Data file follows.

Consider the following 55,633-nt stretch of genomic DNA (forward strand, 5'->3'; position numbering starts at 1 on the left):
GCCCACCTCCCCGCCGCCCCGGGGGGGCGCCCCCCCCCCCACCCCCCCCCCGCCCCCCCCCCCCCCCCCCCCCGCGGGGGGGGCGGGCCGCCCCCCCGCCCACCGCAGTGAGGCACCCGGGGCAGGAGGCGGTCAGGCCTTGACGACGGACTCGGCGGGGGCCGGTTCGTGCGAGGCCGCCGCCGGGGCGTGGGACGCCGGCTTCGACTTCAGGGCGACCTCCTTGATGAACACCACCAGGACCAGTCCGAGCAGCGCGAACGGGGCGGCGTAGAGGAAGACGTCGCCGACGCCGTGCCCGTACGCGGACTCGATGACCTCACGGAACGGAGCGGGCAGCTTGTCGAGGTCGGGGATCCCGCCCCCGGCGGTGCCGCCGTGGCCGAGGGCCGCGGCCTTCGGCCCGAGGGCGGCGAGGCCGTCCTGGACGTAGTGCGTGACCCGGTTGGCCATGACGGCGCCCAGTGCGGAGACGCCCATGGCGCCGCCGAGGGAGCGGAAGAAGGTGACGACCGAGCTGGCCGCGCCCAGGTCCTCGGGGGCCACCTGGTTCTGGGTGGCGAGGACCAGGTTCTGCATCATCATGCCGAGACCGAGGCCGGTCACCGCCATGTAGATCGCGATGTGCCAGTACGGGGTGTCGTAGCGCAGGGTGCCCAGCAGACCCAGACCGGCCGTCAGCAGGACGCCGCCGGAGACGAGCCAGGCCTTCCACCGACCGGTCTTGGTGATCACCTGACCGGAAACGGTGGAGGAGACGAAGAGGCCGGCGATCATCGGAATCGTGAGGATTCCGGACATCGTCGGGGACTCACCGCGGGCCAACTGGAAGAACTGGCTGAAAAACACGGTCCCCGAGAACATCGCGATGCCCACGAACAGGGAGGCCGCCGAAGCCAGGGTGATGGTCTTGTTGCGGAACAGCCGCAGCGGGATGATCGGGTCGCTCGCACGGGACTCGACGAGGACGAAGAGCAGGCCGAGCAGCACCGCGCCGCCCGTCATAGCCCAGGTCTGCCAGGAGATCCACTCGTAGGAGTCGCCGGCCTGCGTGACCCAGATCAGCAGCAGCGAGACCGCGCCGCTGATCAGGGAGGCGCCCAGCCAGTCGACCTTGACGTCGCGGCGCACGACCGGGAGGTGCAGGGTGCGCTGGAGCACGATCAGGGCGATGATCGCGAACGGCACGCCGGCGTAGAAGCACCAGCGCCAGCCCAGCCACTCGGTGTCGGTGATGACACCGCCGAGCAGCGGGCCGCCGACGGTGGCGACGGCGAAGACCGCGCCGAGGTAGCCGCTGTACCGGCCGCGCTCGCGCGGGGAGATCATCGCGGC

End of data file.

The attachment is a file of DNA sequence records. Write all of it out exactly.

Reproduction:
Consider the following 55,633-nt stretch of genomic DNA (forward strand, 5'->3'; position numbering starts at 1 on the left):
GCCCACCTCCCCGCCGCCCCGGGGGGGCGCCCCCCCCCCCACCCCCCCCCCGCCCCCCCCCCCCCCCCCCCCCGCGGGGGGGGCGGGCCGCCCCCCCGCCCACCGCAGTGAGGCACCCGGGGCAGGAGGCGGTCAGGCCTTGACGACGGACTCGGCGGGGGCCGGTTCGTGCGAGGCCGCCGCCGGGGCGTGGGACGCCGGCTTCGACTTCAGGGCGACCTCCTTGATGAACACCACCAGGACCAGTCCGAGCAGCGCGAACGGGGCGGCGTAGAGGAAGACGTCGCCGACGCCGTGCCCGTACGCGGACTCGATGACCTCACGGAACGGAGCGGGCAGCTTGTCGAGGTCGGGGATCCCGCCCCCGGCGGTGCCGCCGTGGCCGAGGGCCGCGGCCTTCGGCCCGAGGGCGGCGAGGCCGTCCTGGACGTAGTGCGTGACCCGGTTGGCCATGACGGCGCCCAGTGCGGAGACGCCCATGGCGCCGCCGAGGGAGCGGAAGAAGGTGACGACCGAGCTGGCCGCGCCCAGGTCCTCGGGGGCCACCTGGTTCTGGGTGGCGAGGACCAGGTTCTGCATCATCATGCCGAGACCGAGGCCGGTCACCGCCATGTAGATCGCGATGTGCCAGTACGGGGTGTCGTAGCGCAGGGTGCCCAGCAGACCCAGACCGGCCGTCAGCAGGACGCCGCCGGAGACGAGCCAGGCCTTCCACCGACCGGTCTTGGTGATCACCTGACCGGAAACGGTGGAGGAGACGAAGAGGCCGGCGATCATCGGAATCGTGAGGATTCCGGACATCGTCGGGGACTCACCGCGGGCCAACTGGAAGAACTGGCTGAAAAACACGGTCCCCGAGAACATCGCGATGCCCACGAACAGGGAGGCCGCCGAAGCCAGGGTGATGGTCTTGTTGCGGAACAGCCGCAGCGGGATGATCGGGTCGCTCGCACGGGACTCGACGAGGACGAAGAGCAGGCCGAGCAGCACCGCGCCGCCCGTCATAGCCCAGGTCTGCCAGGAGATCCACTCGTAGGAGTCGCCGGCCTGCGTGACCCAGATCAGCAGCAGCGAGACCGCGCCGCTGATCAGGGAGGCGCCCAGCCAGTCGACCTTGACGTCGCGGCGCACGACCGGGAGGTGCAGGGTGCGCTGGAGCACGATCAGGGCGATGATCGCGAACGGCACGCCGGCGTAGAAGCACCAGCGCCAGCCCAGCCACTCGGTGTCGGTGATGACACCGCCGAGCAGCGGGCCGCCGACGGTGGCGACGGCGAAGACCGCGCCGAGGTAGCCGCTGTACCGGCCGCGCTCGCGCGGGGAGATCATCGCGGC